Bernie Sanders is still running against Joe Biden
Joe Biden beat Bernie Sanders convincingly in the 2020 Democratic primary elections, en route to winning the White House last November. But now that Biden is president, the curmudgeonly Vermont senator is still competing with him on many issues they tussled over on the campaign trail—this time, with trillions of real dollars at stake.
With the Democrats’ surprising sweep to power in the Senate after the January 5 runoff elections in Georgia, Sanders became chair of the Senate Budget Committee. That gives him jurisdiction over crucial legislation, including whether to pursue the “reconciliation” process allowing some bills to pass with a simple majority of 51 votes, rather than the 60 needed to overcome a filibuster. And Sanders continues to push hard for tax hikes and other measures far to the left of what Biden prefers.
Sanders led the fight for a $15 minimum wage to be part of the American Rescue Plan Congress passed on March 10. The Senate had to remove that provision from the bill for technical reasons. Biden also favors a $15 minimum wage, but he has acknowledged the votes aren’t there in the Senate, suggesting he’d accept a smaller hike. Sanders doesn’t accept that, and he has vowed to push for a new bill to raise the minimum to $15, even if the votes aren’t there. This could be a fight among Democrats for the next 18 months.
Sanders recently introduced two proposed tax hikes that would also go further than Biden. One bill would raise the corporate tax rate from 21% to 35%, which was the rate before the Trump tax cut law of 2017 lowered it. Biden wants to raise the corporate tax rate as well, to 28%. Analysts think even that would be tough in the Senate, where there may be only enough votes to go as high as 25% or 26%.
Another Sanders' bill would sharply lower the threshold at which inheritance taxes kick in, and raise the tax rate from 40% to as much as 65% for the biggest estates. Biden would lower the threshold to the same level as Sanders, but only raise the tax rate to 45%, for all estates. Sanders also backs legislation to impose a wealth tax on “ultramillionaires” worth $50 million or more. Biden doesn’t support a wealth tax.
Sanders’ influence is important because the president doesn’t write the laws, Congress does. Biden can propose draft legislation and enlist Capitol Hill allies to formally introduce it. But committee chairs like Sanders control what makes it into final legislation. No committee chair can force an entire chamber to pass a given bill, but he or she can influence the outcome through negotiation and pressure.
Sanders obviously lost the minimum wage battle, or at least the first round of it. But he has won a few other battles more stealthily. The $1.8 trillion American Rescue Plan ended up being bigger than many analysts expected, in part because of Sanders. It included liberal priorities he backs such as a pension bailout that will mainly benefit unionized workers, a substantial hike in the child tax credit and an expansion of health care subsidies. Biden doesn’t oppose those moves, and other members of Congress pushed for them too. But Sanders had “the greatest impact on the script itself,” according to Politico.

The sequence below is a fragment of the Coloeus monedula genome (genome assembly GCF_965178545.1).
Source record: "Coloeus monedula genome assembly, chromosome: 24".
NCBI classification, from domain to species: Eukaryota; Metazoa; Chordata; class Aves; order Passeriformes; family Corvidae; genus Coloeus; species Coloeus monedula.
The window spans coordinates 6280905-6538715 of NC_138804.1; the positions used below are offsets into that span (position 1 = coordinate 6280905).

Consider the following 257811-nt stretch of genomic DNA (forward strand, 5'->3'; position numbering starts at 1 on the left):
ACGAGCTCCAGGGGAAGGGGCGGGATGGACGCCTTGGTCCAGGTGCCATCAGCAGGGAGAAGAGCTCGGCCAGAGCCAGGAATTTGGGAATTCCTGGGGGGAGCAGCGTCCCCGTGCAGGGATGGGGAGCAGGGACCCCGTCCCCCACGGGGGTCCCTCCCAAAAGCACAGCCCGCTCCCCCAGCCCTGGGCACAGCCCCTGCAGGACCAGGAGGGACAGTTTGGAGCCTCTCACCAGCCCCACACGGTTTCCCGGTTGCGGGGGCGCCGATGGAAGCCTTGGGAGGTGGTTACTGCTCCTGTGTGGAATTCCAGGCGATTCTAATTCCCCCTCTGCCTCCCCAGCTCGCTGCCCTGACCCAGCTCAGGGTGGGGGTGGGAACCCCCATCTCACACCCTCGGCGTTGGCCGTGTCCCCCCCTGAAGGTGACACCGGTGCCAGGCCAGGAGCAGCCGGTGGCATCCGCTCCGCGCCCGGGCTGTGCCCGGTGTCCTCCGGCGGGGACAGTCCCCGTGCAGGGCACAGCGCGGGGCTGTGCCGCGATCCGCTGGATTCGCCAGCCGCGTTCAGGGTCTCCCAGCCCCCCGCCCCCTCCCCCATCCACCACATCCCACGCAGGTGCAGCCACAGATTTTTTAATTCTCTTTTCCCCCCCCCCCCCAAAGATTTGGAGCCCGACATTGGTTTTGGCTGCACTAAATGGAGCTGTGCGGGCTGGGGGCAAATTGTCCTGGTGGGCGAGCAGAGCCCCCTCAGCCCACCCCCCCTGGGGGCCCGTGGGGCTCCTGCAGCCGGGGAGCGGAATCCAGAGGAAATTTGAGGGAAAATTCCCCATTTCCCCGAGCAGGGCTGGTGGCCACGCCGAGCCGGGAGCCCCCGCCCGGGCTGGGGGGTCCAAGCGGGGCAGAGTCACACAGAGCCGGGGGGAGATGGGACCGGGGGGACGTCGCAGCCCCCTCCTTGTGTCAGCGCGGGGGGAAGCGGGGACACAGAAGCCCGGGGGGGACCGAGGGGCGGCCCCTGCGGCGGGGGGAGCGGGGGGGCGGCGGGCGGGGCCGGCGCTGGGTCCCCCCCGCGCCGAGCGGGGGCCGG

Sanders supports many issues that have little chance of being enacted. But his strategy is to shift the so-called Overton window on those issues and make some liberal policies more likely by pushing the whole range of discussion to the left. Legislation coming later this year will test whether he can succeed on the most visible issues, on a permanent basis.
The infrastructure legislation Biden is pushing will include more than $2 trillion in new programs, and tax hikes to finance at least some of it. Sanders will clearly push for the most aggressive hikes possible on businesses and the wealthy. Sanders backs the Green New Deal (GND), which would force abrupt changes in the way people get around, heat and cool their homes and manage other parts of their lives. The GND would also pair aggressive climate action with guaranteed jobs and health care and benefits for everybody. Biden says he doesn’t support the GND, because it goes too far.
Another big issue on which Sanders and Biden differ is health care. Sanders is a champion of “Medicare for all,” a giant government-run health plan that would replace private insurance. Biden opposes that, saying we should leave private insurance in place and expand government programs on the margins for people falling through the cracks. Those differences could also flare as Congress prepares legislation on “social infrastructure” likely to include health care reforms.
As with the $15 minimum wage, Sanders’ pet policies will be mostly too radical for Congress to approve. But as chair of the Senate Budget Committee, Sanders could slip more limited social- and economic-justice provisions into coming legislation. Biden, for his part, won’t sign liberal provisions into law if they’d break campaign promises he made to moderate voters. But he probably doesn’t mind giving Sanders partial wins on certain issues. It’s a rivalry both politicians seem able to live with.
Rick Newman is the author of four books, including "Rebounders: How Winners Pivot from Setback to Success.” Follow him on Twitter: @rickjnewman. You can also send confidential tips, and click here to get Rick’s stories by email.
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